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What is the Difference Between XHTML 1.0 Strict and XHTML 1.1?

As some of you (e.g., Louis) may have noticed during the recent site redesign, I decided to switch the default doctype from XHTML 1.0 Strict to XHTML 1.1. Just in case you were wondering, XHTML 1.1 is different than XHTML 1.0 in three important ways1:

  1. On every element, the lang attribute has been removed in favor of the xml:lang attribute
  2. On the a and map elements, the name attribute has been removed in favor of the id attribute
  3. The “ruby” collection of elements has been added

Beyond these three differences, XHTML 1.1 is identical to XHTML 1.0. Personally, I chose to markup my current design with XHTML 1.1 because of its advancement of the web-standards paradigm: complete separation of structure, behavior, and presentation.


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7 responses to “What is the Difference Between XHTML 1.0 Strict and XHTML 1.1?”

  1. That’s courageous to go with XHTML 1.1, but as it’s very close to XML, you have to serve it with the proper content-type. A quick look in Firebug shows that your are serving this page in text/html.

    I’m sure you are the kind of person who only refers to W3C texts – and I agree that it’s the more trustable way – so I give you this link as a reference :

    Also, I see that you are using the xml declaration at the very top of your source code. Once again, very brave, as IE goes quirks mode then. Though, the page I’ve linked previously explains that :

    Therefore, while it is STRONGLY RECOMMENDED to specify an explicit charset parameter through a higher-level protocol, authors SHOULD include the XML declaration (e.g. ). Note that a meta http-equiv statement will not be recognized by XML processors, and authors SHOULD NOT include such a statement in an XHTML document served as ‘application/xml’ (and ‘application/xhtml+xml’ as well for that matter).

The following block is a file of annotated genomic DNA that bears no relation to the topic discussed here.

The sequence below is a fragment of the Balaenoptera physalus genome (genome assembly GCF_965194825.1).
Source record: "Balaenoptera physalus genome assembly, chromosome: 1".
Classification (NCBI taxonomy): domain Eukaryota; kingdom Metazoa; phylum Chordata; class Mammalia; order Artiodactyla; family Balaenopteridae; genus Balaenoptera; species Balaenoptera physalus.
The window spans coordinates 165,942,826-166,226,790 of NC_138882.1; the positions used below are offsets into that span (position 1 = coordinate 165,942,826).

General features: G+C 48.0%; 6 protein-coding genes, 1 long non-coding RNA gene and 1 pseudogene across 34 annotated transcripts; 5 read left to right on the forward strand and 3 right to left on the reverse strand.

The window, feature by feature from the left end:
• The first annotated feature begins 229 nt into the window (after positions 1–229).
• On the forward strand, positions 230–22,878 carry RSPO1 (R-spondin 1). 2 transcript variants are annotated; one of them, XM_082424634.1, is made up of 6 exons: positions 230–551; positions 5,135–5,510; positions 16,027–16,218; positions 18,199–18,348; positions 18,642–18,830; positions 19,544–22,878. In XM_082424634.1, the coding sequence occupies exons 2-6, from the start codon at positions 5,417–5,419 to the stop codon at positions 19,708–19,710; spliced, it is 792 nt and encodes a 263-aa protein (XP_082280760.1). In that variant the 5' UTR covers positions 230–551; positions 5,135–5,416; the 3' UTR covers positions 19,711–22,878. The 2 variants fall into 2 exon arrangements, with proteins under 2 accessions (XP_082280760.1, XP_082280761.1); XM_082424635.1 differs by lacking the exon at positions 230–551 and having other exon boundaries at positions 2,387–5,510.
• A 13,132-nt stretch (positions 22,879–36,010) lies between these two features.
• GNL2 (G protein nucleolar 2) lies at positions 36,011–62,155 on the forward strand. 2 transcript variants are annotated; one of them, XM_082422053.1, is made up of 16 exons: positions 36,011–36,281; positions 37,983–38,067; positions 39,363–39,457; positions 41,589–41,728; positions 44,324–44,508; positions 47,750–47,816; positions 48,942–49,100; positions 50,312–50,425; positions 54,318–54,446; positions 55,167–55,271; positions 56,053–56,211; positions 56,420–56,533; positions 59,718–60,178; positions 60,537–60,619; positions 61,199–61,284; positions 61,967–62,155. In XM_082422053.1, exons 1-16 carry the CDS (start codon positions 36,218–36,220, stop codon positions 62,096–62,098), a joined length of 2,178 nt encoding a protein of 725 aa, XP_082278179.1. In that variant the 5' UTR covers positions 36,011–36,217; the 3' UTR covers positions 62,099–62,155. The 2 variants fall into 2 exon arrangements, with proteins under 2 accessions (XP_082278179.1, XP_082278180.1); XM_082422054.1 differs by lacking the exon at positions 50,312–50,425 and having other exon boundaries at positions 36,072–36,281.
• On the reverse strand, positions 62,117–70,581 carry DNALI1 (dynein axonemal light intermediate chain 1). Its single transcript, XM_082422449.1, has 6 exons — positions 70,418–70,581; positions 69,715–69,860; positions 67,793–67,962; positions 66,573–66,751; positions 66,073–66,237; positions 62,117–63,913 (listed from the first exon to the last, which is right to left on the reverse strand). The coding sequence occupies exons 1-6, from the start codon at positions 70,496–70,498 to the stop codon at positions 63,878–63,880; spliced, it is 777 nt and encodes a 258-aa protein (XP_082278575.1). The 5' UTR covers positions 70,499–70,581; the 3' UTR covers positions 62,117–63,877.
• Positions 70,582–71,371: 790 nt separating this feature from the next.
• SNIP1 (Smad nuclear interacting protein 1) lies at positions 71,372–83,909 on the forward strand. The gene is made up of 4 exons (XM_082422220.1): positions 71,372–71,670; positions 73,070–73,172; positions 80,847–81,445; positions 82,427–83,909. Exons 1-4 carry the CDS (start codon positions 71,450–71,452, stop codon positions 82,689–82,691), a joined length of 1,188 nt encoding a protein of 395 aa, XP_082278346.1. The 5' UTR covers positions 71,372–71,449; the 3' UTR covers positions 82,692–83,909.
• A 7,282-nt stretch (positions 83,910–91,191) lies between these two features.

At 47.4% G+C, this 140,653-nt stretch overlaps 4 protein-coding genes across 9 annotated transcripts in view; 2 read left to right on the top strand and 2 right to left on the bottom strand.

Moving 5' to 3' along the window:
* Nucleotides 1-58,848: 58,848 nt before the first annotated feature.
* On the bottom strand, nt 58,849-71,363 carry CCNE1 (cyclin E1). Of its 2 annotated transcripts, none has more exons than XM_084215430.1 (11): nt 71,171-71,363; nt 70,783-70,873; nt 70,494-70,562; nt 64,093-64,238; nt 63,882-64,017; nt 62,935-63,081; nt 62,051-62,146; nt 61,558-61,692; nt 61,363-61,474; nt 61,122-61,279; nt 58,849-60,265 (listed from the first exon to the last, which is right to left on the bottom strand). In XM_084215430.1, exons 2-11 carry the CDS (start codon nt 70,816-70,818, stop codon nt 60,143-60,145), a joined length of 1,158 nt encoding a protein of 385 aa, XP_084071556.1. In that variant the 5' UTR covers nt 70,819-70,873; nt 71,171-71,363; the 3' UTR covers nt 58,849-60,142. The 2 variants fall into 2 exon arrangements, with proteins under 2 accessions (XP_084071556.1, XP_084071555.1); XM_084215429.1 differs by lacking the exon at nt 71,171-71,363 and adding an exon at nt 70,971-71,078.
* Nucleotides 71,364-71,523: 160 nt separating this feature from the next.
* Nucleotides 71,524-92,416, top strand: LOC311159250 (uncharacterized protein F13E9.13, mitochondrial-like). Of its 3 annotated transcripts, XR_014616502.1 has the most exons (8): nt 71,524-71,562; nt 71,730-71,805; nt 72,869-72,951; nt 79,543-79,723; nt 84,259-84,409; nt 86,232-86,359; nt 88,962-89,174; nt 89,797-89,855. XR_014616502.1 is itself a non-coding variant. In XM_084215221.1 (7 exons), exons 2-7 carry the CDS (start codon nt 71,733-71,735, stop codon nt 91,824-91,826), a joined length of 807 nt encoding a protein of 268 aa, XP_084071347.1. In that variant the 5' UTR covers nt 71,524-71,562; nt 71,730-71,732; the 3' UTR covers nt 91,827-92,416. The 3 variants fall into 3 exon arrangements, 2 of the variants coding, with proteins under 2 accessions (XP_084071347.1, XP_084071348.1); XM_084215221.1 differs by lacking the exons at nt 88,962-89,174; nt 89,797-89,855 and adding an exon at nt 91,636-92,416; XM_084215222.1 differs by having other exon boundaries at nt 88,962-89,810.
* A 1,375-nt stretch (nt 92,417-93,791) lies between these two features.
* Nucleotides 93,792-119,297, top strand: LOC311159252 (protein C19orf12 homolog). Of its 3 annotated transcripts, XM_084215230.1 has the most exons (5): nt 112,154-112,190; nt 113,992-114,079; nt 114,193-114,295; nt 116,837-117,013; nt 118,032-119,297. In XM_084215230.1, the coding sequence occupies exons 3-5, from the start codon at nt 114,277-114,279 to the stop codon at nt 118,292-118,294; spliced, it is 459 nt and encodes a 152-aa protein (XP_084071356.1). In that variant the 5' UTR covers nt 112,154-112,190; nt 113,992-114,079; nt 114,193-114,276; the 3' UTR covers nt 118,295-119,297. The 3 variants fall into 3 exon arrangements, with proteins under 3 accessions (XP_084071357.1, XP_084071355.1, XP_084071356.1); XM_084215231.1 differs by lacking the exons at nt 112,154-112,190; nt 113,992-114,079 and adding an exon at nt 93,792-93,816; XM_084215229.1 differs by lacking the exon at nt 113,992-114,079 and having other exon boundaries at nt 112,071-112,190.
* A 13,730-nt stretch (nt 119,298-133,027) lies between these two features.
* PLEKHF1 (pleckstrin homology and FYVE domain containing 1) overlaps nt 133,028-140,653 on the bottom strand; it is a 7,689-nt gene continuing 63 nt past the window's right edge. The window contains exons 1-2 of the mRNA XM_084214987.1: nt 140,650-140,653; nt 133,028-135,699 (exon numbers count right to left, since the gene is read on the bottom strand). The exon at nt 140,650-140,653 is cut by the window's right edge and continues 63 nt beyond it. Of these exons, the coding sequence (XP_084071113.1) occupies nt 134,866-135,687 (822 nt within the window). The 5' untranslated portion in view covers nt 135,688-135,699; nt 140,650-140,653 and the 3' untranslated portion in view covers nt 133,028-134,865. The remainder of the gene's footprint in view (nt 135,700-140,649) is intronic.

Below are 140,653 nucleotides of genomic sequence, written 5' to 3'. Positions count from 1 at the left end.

I hope I started a reflexion on the relevance of going XHTML 1.1. I mean, 1.1 is so close to XML, that you may just want to wait for XML democratization.

  2. Perishable 2008/01/27 7:59 pm

    You raise some good points, Louis, especially about serving XHTML 1.1 as text/html. Unfortunately, Internet Explorer does not support XML as a valid content type. If I were to ignore this fact, a considerable percentage of my visitors (those using IE) would not see anything but a blank white screen (or worse) when visiting my site. Trust me, I would love to serve these pages as per the W3C recommendations, however, I find it necessary to compromise because of our old friend, IE.

    As for the XML declaration throwing IE into quirks mode, I am well aware of this as well, and have spent considerable time testing to ensure that the various versions of IE deliver my content with reasonably consistent design fidelity. I suppose this article is not so much intended to persuade anyone to switch to XHTML 1.1 (it definitely involves its own set of issues) as much as it is meant to point out the (relative lack of) differences between the two content types.